Tri-Power Resources, Inc. v City of Carlyle (IL)

Summary: A city may deny a permit for the right to drill for oil within its city limits, even if the statute governing such permits only grants the city the power to give “official consent.” Official consent necessarily includes the right to deny.

Tri-Power Resources, Inc v City of Carlyle, 2012 Il App (5th ) 110075 (5th D, 2012).

Facts: In April 2005, Tri-Power Resources Inc. leased the oil and gas rights from the owners of a parcel of land in what was then unincorporated Clinton County, IL. In June 2005, Tri-Power obtained a permit to drill for oil. In September 2005, however, the city of Carlyle annexed the land and it was automatically zoned as a residential district, which meant it could not be drilled for oil. Tri-Power filed a complaint against the city arguing that the city did not have the authority to deny the company’s right to drill. Tri-power sought summary judgment on that issue and the circuit court denied the motion. Tri-power then appealed, seeking a declaratory judgment on the certified question of whether Carlyle has the authority to prohibit Tri-power from drilling for oil.

Holding:  Certified question answered in the affirmative and case remanded. The appellate court held that the statutes granting the city the power to issue permits to drill also granted it the authority to deny permits. The court acknowledged that Carlyle was a non-home-rule unit of government and thus subject to Dillon’s Rule. Dillon’s Rule provides that a non-home-rule city “possess[es] only those powers specifically conveyed by the constitution or by statute.” Tri-power argued that as a non-home-rule city, Carlyle only had powers specifically conveyed by statute, and that the statutes regarding oil permits only said Carlyle could grant or “impose reasonable restrictions” but did not specifically say they could deny permits. The statute did, however, say that the city had the power to give “official consent” to oil drilling permits, and the court held that this included the power to deny Tri-power the right to drill. “The power to give ‘official consent’ or permission,” the court said, “necessarily entails the power to deny the same.” Therefore, Carlyle, despite being a non-home-rule unit of government, still had the specific grant of power to prohibit Tri-power from drilling for oil within Carlyle’s municipal limits.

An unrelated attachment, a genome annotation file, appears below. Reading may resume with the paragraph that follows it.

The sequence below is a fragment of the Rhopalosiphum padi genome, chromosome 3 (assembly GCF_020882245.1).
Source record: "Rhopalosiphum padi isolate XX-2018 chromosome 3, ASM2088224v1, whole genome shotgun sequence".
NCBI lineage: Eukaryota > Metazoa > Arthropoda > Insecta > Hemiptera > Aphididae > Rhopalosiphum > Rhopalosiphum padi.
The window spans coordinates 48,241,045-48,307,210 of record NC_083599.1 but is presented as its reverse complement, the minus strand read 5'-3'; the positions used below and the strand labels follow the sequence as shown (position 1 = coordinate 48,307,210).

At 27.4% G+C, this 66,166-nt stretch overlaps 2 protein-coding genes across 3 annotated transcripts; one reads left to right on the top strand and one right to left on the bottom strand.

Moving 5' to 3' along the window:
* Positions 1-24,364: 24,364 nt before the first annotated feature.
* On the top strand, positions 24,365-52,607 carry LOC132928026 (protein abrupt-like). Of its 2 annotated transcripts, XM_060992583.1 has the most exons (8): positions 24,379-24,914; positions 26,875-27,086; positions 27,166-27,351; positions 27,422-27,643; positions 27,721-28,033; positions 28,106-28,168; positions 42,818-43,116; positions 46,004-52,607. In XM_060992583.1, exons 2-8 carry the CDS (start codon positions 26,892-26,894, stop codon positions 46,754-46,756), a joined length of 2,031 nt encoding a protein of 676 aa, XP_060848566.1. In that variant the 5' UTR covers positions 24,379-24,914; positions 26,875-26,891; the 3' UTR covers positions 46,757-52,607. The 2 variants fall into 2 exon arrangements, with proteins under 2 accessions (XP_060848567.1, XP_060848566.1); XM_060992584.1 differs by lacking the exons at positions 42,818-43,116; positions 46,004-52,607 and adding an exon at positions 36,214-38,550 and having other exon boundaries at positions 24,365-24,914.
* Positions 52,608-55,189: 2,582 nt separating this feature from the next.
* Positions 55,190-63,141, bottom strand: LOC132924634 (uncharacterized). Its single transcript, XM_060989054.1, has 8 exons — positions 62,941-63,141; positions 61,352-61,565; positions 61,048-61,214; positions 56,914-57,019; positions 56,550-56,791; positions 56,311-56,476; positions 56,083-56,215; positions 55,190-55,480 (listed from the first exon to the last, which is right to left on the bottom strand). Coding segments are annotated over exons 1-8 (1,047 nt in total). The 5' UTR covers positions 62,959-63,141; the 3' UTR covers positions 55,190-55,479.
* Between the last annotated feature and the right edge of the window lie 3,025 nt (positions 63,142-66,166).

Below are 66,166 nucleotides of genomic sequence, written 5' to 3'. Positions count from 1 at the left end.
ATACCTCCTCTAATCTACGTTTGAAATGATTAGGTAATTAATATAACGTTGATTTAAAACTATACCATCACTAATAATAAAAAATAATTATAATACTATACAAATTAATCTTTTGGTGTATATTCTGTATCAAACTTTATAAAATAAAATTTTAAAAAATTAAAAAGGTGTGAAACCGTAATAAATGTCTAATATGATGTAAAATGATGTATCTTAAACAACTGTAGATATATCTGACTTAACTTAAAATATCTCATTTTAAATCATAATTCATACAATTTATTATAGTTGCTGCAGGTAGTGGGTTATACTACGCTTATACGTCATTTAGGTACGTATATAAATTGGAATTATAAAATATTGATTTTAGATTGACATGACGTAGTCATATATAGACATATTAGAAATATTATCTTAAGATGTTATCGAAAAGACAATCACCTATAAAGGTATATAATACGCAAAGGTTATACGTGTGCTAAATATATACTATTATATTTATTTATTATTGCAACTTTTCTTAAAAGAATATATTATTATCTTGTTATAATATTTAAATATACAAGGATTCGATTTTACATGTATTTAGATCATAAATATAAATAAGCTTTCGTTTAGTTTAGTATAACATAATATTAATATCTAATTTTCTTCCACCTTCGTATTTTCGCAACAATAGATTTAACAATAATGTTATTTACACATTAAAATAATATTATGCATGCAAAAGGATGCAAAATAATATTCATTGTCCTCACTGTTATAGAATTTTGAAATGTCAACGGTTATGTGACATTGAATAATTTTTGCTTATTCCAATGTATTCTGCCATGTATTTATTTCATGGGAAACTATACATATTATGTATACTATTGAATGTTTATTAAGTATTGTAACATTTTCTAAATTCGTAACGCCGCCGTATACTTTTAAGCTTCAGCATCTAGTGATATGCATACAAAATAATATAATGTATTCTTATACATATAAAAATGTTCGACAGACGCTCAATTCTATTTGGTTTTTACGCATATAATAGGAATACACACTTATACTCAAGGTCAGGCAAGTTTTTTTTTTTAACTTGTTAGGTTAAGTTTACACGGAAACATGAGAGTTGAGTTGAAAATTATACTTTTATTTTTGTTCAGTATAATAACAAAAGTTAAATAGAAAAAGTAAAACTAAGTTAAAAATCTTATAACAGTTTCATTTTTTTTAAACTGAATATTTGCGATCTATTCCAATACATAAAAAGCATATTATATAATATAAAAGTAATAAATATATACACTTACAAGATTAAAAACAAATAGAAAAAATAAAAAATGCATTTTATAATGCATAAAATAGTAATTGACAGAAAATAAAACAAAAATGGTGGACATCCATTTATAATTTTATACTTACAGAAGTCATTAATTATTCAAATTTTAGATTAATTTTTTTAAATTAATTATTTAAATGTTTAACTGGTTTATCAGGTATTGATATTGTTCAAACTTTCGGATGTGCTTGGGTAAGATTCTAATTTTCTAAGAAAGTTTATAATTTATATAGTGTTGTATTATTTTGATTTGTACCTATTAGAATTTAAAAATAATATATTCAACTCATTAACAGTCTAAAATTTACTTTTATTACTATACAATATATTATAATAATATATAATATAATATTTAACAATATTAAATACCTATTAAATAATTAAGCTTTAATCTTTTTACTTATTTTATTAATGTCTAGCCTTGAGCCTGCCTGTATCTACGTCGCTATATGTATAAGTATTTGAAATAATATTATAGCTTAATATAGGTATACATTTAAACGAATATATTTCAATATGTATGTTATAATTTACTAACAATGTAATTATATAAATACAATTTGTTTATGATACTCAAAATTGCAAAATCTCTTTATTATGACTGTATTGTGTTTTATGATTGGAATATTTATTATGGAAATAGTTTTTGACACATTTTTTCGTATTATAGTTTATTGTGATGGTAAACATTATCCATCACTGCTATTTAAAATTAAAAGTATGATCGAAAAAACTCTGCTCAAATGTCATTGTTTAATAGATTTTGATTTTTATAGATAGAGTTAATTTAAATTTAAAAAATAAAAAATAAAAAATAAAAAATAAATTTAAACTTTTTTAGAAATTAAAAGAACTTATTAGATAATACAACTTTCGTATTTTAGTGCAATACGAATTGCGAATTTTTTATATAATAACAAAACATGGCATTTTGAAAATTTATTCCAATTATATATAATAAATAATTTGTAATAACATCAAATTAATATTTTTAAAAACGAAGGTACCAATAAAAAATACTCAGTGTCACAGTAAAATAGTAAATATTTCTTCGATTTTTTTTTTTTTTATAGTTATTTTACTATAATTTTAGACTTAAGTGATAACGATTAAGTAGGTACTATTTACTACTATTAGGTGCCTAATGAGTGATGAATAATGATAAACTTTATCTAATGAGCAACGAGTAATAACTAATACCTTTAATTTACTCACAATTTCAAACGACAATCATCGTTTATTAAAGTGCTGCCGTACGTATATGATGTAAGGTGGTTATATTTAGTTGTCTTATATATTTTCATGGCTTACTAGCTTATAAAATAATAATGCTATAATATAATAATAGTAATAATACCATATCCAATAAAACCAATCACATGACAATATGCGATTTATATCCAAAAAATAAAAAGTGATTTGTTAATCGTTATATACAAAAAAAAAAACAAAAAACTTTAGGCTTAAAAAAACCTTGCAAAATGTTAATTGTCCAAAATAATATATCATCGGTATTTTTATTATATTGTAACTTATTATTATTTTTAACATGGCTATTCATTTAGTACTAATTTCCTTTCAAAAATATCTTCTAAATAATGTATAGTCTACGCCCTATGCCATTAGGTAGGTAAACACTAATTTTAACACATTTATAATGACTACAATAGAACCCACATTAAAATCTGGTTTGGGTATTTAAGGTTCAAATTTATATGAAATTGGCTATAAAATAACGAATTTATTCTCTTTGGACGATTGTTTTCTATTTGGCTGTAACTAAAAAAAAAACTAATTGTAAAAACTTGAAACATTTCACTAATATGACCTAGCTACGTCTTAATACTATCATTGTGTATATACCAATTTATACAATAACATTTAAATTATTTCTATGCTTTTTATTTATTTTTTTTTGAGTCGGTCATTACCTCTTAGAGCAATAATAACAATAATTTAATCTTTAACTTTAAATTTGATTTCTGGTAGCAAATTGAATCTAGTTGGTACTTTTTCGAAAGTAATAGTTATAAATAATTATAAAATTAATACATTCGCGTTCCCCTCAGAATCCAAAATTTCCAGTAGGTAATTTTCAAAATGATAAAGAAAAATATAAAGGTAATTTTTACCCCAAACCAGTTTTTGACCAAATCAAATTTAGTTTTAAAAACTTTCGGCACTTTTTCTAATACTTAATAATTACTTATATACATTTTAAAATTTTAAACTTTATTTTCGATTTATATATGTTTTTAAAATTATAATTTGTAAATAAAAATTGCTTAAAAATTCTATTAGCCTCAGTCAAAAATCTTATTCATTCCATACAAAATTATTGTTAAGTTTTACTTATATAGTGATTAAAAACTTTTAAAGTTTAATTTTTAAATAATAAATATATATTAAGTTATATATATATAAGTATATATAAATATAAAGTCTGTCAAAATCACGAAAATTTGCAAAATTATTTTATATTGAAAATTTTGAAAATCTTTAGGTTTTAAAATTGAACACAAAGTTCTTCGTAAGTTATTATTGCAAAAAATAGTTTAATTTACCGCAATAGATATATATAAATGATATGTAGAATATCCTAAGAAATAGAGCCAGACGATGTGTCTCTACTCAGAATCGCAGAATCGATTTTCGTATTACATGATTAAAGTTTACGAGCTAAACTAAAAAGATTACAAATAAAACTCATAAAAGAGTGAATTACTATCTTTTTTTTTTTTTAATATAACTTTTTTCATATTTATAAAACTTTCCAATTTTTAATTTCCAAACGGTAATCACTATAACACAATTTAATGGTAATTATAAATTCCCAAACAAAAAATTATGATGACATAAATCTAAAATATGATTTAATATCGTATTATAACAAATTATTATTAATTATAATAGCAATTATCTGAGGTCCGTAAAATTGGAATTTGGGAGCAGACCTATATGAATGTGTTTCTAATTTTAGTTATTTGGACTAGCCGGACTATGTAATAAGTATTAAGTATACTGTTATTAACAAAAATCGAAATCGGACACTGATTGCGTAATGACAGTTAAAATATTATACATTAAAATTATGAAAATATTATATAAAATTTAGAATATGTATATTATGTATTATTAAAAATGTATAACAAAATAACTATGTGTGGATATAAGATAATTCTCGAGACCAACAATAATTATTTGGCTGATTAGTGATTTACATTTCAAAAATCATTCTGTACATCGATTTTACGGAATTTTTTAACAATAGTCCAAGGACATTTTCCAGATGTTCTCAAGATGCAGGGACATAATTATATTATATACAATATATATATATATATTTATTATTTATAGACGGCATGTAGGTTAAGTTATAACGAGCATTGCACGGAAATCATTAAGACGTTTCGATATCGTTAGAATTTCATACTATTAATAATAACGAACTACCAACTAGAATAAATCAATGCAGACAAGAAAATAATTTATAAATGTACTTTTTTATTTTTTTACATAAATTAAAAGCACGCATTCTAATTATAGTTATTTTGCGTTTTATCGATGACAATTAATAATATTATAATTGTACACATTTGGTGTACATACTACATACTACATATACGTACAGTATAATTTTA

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By: ATG Underwriting Department | Posted on: Mon, 07/23/2012 - 1:16pm